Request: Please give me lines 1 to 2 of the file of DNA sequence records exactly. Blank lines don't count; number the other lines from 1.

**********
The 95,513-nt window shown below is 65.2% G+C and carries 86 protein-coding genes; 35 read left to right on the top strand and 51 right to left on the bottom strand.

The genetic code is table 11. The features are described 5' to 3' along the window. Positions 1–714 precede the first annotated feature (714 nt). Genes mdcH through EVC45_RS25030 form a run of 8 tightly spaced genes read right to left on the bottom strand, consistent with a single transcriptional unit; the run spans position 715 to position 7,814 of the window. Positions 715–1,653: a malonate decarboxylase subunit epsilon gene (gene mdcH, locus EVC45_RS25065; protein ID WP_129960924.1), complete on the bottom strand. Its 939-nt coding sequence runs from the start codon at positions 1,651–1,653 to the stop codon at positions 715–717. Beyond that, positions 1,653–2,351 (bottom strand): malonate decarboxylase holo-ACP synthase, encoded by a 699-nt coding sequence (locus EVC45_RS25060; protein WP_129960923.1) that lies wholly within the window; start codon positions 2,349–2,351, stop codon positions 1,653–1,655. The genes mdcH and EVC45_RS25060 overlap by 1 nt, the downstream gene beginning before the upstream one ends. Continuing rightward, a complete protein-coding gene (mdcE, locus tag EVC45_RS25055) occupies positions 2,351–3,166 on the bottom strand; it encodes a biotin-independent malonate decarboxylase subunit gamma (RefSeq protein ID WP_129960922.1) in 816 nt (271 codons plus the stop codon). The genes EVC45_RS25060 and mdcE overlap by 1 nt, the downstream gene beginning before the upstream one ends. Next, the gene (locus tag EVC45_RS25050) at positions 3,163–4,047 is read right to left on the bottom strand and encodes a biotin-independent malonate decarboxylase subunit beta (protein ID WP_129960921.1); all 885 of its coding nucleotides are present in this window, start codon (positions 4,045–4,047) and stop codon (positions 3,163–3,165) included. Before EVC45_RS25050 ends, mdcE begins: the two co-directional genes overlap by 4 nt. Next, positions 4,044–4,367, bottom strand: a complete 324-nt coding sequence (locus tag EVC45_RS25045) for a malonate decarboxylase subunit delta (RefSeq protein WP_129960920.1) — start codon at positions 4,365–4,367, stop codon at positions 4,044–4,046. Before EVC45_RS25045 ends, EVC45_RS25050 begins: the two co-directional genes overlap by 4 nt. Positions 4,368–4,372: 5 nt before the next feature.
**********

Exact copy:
The 95,513-nt window shown below is 65.2% G+C and carries 86 protein-coding genes; 35 read left to right on the top strand and 51 right to left on the bottom strand.

The genetic code is table 11. The features are described 5' to 3' along the window. Positions 1–714 precede the first annotated feature (714 nt). Genes mdcH through EVC45_RS25030 form a run of 8 tightly spaced genes read right to left on the bottom strand, consistent with a single transcriptional unit; the run spans position 715 to position 7,814 of the window. Positions 715–1,653: a malonate decarboxylase subunit epsilon gene (gene mdcH, locus EVC45_RS25065; protein ID WP_129960924.1), complete on the bottom strand. Its 939-nt coding sequence runs from the start codon at positions 1,651–1,653 to the stop codon at positions 715–717. Beyond that, positions 1,653–2,351 (bottom strand): malonate decarboxylase holo-ACP synthase, encoded by a 699-nt coding sequence (locus EVC45_RS25060; protein WP_129960923.1) that lies wholly within the window; start codon positions 2,349–2,351, stop codon positions 1,653–1,655. The genes mdcH and EVC45_RS25060 overlap by 1 nt, the downstream gene beginning before the upstream one ends. Continuing rightward, a complete protein-coding gene (mdcE, locus tag EVC45_RS25055) occupies positions 2,351–3,166 on the bottom strand; it encodes a biotin-independent malonate decarboxylase subunit gamma (RefSeq protein ID WP_129960922.1) in 816 nt (271 codons plus the stop codon). The genes EVC45_RS25060 and mdcE overlap by 1 nt, the downstream gene beginning before the upstream one ends. Next, the gene (locus tag EVC45_RS25050) at positions 3,163–4,047 is read right to left on the bottom strand and encodes a biotin-independent malonate decarboxylase subunit beta (protein ID WP_129960921.1); all 885 of its coding nucleotides are present in this window, start codon (positions 4,045–4,047) and stop codon (positions 3,163–3,165) included. Before EVC45_RS25050 ends, mdcE begins: the two co-directional genes overlap by 4 nt. Next, positions 4,044–4,367, bottom strand: a complete 324-nt coding sequence (locus tag EVC45_RS25045) for a malonate decarboxylase subunit delta (RefSeq protein WP_129960920.1) — start codon at positions 4,365–4,367, stop codon at positions 4,044–4,046. Before EVC45_RS25045 ends, EVC45_RS25050 begins: the two co-directional genes overlap by 4 nt. Positions 4,368–4,372: 5 nt before the next feature.